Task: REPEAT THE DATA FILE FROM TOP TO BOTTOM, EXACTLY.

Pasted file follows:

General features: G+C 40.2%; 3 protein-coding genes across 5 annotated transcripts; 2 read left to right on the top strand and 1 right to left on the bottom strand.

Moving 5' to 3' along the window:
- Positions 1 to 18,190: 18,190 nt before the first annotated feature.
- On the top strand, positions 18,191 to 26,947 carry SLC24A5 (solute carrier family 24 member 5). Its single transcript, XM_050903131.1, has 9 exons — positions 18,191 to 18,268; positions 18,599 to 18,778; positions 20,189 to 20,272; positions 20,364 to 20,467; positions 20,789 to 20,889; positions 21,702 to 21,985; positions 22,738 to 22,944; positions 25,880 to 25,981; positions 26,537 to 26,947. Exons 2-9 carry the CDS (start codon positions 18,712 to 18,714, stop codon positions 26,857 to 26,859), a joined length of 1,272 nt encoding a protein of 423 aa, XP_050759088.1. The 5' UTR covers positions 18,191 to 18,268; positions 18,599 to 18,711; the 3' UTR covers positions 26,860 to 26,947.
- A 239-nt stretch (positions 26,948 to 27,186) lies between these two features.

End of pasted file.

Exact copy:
General features: G+C 40.2%; 3 protein-coding genes across 5 annotated transcripts; 2 read left to right on the top strand and 1 right to left on the bottom strand.

Moving 5' to 3' along the window:
- Positions 1 to 18,190: 18,190 nt before the first annotated feature.
- On the top strand, positions 18,191 to 26,947 carry SLC24A5 (solute carrier family 24 member 5). Its single transcript, XM_050903131.1, has 9 exons — positions 18,191 to 18,268; positions 18,599 to 18,778; positions 20,189 to 20,272; positions 20,364 to 20,467; positions 20,789 to 20,889; positions 21,702 to 21,985; positions 22,738 to 22,944; positions 25,880 to 25,981; positions 26,537 to 26,947. Exons 2-9 carry the CDS (start codon positions 18,712 to 18,714, stop codon positions 26,857 to 26,859), a joined length of 1,272 nt encoding a protein of 423 aa, XP_050759088.1. The 5' UTR covers positions 18,191 to 18,268; positions 18,599 to 18,711; the 3' UTR covers positions 26,860 to 26,947.
- A 239-nt stretch (positions 26,948 to 27,186) lies between these two features.